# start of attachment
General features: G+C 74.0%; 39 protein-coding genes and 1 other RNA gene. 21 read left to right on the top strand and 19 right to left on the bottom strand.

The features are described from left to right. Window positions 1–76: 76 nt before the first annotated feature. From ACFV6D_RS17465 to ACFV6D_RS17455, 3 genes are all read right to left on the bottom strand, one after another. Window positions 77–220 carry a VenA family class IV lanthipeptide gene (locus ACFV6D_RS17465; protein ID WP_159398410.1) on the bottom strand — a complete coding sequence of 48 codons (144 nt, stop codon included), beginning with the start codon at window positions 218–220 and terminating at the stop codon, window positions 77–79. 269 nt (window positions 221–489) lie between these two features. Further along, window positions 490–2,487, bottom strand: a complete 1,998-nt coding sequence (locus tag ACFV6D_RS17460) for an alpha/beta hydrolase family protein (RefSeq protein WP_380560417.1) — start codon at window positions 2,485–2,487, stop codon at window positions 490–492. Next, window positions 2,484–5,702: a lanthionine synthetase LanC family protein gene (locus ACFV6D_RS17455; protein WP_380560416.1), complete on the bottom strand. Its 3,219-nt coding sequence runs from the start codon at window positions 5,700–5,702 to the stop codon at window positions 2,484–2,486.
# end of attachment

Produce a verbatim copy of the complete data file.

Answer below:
General features: G+C 74.0%; 39 protein-coding genes and 1 other RNA gene. 21 read left to right on the top strand and 19 right to left on the bottom strand.

The features are described from left to right. Window positions 1–76: 76 nt before the first annotated feature. From ACFV6D_RS17465 to ACFV6D_RS17455, 3 genes are all read right to left on the bottom strand, one after another. Window positions 77–220 carry a VenA family class IV lanthipeptide gene (locus ACFV6D_RS17465; protein ID WP_159398410.1) on the bottom strand — a complete coding sequence of 48 codons (144 nt, stop codon included), beginning with the start codon at window positions 218–220 and terminating at the stop codon, window positions 77–79. 269 nt (window positions 221–489) lie between these two features. Further along, window positions 490–2,487, bottom strand: a complete 1,998-nt coding sequence (locus tag ACFV6D_RS17460) for an alpha/beta hydrolase family protein (RefSeq protein WP_380560417.1) — start codon at window positions 2,485–2,487, stop codon at window positions 490–492. Next, window positions 2,484–5,702: a lanthionine synthetase LanC family protein gene (locus ACFV6D_RS17455; protein WP_380560416.1), complete on the bottom strand. Its 3,219-nt coding sequence runs from the start codon at window positions 5,700–5,702 to the stop codon at window positions 2,484–2,486.